Cops Give DUIs to People Not Even Driving a Car, Including People Using Uber

By Matt Agorist

Cops are apparently so hell bent on enforcing DUI laws that some of them are reportedly arresting folks for DUI—even if they are not driving. In Utah, there have been multiple instances of cops issuing DUIs to people who aren’t driving, and they are proud of it.

This insanity is the result of police officers’ interpretation of an ill-defined law. As KUTV reports, in Utah, a person cannot drive, operate, or be in “actual physical control” of a car while under the influence or alcohol or drugs. There are a lot of factors that are looked at to determine if a person is in “actual physical control” of the car.

“Actual physical control isn’t defined, it’s whatever the cop says it is,” said David Rosenbloom, a DUI defense attorney.

This broad interpretation has led to people getting a DUI and they never got behind the wheel. Most DUI laws are in place to prevent folks from driving drunk and causing harm, but leaving cops in charge of such a broad paintbrush in Utah is a problem.

“You don’t have to be sitting in your car to get a DUI in Utah. You could be camping. If the keys are in the car and you’re listening to the radio, that’s a DUI,” he said.

Rosenbloom knows this because he has represented people arrested for that very reason. Apparently cops will stake out camp sites and wait for people grab something from their car or listen to the radio and then sweep in to arrest them.

This is not keeping anyone safe. It is predatory and it is wrong. Nevertheless, it happens at an increasing rate.

As KUTV reports, courts must look at the whole circumstance to determine if someone was in actual physical control — like where the person is in the car, if the steering wheel or controls are being touched, if the person is awake or asleep, or if the keys are in hand.

“If you go out to your car, like one of my clients, at night to get your cigarettes, and you open that car door and you have alcohol on your breath, that’s a DUI,” said Rosenbloom.

Ride share companies have played a major role in the reduction of driving under the influence. One would think that police officers would praise a bar patron for choosing to get an Uber instead of driving drunk. However, in at least one instance, one would be wrong.

“If you call an Uber, like one of my clients, the Uber arrives and you go to lock your car up, the minute you touch that car, the cop arrested her for DUI,” Rosenbloom said.

What kind of cop gives a person a DUI for choosing to take a ride share and merely locking up their car? That’s not public service. It’s extortion and kidnapping. However, it seems to be par for the course.

In British Columbia, cops are even giving passengerswho have a designated driver — DUIs. When a BC mother went to a Christmas party earlier this month, she admittedly had too much to drink so she called her 22-year-old son to pick her up. When they went through a DUI checkpoint, the mother told police she’d been drinking. She was pulled from the car, given a sobriety test, and failed it.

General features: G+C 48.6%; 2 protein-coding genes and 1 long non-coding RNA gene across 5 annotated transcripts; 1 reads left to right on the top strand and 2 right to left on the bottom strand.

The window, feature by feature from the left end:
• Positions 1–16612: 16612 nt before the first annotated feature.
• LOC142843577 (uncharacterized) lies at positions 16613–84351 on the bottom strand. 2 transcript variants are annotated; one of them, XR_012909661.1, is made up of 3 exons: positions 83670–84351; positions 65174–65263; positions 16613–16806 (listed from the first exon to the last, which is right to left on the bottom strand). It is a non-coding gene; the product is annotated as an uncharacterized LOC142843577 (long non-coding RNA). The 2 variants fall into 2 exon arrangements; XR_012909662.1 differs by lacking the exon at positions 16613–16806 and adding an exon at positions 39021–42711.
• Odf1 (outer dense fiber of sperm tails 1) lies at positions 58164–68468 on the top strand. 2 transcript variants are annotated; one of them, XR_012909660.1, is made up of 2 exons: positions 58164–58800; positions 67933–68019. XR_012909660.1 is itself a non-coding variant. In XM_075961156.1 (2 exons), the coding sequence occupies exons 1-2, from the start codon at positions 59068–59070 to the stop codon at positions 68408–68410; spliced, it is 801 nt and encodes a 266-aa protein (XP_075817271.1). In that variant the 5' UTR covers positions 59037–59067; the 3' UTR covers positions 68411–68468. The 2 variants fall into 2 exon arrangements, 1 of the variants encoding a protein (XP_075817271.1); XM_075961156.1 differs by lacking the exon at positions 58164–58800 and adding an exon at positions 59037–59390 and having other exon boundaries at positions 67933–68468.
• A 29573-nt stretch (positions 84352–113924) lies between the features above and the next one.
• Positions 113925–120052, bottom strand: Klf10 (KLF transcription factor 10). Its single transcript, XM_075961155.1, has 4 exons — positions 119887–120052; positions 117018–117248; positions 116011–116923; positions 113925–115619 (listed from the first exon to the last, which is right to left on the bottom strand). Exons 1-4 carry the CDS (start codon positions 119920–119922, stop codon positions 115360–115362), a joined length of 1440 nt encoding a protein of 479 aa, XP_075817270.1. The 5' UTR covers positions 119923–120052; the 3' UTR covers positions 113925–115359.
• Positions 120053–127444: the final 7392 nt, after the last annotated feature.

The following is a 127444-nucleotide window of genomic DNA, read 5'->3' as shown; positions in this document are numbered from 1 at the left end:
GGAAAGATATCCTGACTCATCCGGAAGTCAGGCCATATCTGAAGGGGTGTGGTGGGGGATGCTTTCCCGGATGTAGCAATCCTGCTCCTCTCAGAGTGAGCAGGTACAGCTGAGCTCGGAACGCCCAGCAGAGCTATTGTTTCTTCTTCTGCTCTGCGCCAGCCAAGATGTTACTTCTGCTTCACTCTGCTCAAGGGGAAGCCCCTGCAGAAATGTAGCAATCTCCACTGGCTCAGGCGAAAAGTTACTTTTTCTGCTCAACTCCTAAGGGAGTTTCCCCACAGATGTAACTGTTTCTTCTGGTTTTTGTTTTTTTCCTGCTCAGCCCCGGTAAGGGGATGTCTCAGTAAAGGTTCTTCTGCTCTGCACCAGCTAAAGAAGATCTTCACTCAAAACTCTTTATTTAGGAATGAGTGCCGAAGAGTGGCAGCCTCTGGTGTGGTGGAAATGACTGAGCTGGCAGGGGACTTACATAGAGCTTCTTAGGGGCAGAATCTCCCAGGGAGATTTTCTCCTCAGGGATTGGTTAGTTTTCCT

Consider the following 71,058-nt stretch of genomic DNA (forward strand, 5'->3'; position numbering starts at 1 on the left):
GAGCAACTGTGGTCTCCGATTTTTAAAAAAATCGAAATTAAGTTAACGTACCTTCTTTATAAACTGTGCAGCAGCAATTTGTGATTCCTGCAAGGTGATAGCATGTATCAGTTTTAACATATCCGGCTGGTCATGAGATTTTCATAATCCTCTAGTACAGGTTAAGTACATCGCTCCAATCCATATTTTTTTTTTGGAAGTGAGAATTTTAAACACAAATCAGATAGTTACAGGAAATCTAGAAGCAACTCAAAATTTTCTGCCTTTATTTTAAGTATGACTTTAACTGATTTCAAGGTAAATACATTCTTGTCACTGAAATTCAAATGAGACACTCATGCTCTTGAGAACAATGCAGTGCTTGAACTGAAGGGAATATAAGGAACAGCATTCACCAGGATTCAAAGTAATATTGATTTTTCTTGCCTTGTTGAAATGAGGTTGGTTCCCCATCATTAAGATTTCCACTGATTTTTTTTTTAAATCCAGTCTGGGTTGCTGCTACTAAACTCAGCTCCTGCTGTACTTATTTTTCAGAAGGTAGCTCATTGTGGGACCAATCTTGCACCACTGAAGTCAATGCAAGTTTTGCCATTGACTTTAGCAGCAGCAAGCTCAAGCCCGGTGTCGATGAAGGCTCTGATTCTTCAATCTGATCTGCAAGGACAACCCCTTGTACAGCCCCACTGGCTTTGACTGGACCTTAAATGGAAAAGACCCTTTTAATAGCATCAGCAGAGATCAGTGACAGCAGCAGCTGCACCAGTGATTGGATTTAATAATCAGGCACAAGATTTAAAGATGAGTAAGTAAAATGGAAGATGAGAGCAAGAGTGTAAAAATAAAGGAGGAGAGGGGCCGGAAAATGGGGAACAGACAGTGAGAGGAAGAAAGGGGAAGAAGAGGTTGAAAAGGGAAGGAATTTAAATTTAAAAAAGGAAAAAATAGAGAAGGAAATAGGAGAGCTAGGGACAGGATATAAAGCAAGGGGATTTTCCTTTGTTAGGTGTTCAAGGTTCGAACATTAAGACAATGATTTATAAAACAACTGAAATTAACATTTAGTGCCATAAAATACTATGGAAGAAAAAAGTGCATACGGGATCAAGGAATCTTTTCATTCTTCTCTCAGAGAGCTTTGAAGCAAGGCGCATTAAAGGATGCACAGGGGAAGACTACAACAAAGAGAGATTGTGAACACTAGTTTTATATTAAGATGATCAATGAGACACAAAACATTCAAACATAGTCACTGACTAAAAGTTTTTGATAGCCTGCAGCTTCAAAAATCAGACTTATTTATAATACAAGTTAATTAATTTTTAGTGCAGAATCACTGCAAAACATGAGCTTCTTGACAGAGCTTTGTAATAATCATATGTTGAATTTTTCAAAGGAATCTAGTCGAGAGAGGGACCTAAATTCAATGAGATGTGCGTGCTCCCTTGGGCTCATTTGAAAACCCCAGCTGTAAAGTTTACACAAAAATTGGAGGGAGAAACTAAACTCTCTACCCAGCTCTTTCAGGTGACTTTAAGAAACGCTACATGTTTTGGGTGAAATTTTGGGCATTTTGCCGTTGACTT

“She failed that, and she was given a 90-day [Immediate Roadside Prohibition] and the family vehicle was impounded for 30 days,” the woman’s lawyer Sarah Leamon said.

This is ridiculous, but it gets worse. In many states, you don’t even have to be impaired to get a DUI.

As TFTP has reported on numerous occasions, motorists in police state USA are snagging DUI charges for being stone cold sober. Roadside extortionists with badges calling themselves “experts” are the main culprits, according to several sources. The problem has gotten so out of hand that mainstream news media outlets are catching up on the sanctioned extortion and bravely reporting on the phenomena.

One Phoenix cop in particular, Officer David Morris has made 56 DUI arrests since April 2018. In a state which annually doles out over 21,000 DUI’s per year, Morris’ numbers are not all that astounding. It’s just that several of his alleged perpetrators whom he arrested for DUI were absolutely, completely, 100 percent, sober.

Tasha McConnell said her DUI was traumatizing. She said she was pulled over for failing to come to a complete stop at a stop sign but that Morris wanted to dig into her drug history immediately asking her what drugs she was taking, prescription or otherwise. He told her her “eye tremors” were giving it away and his supposed DRE experience made an expert at determining impairment. McConnell told the press:

It was quite embarrassing…I knew I did nothing wrong…They just kept sticking to asking me what drugs I was on…He asked me if I was on marijuana. He insisted I was on harder drugs.

Despite passing a breathalyzer and a blood test showing she had absolutely nothing in her system, McConnell was still charged with DUI. This is what preventing drunk driving looks like in the land of the free.

Matt Agorist is an honorably discharged veteran of the USMC and former intelligence operator directly tasked by the NSA. This prior experience gives him unique insight into the world of government corruption and the American police state. Agorist has been an independent journalist for over a decade and has been featured on mainstream networks around the world. Agorist is also the Editor at Large at the Free Thought Project, where this article first appeared. Follow @MattAgorist on Twitter, Steemit, and now on Minds.

Top image source: DOCJT

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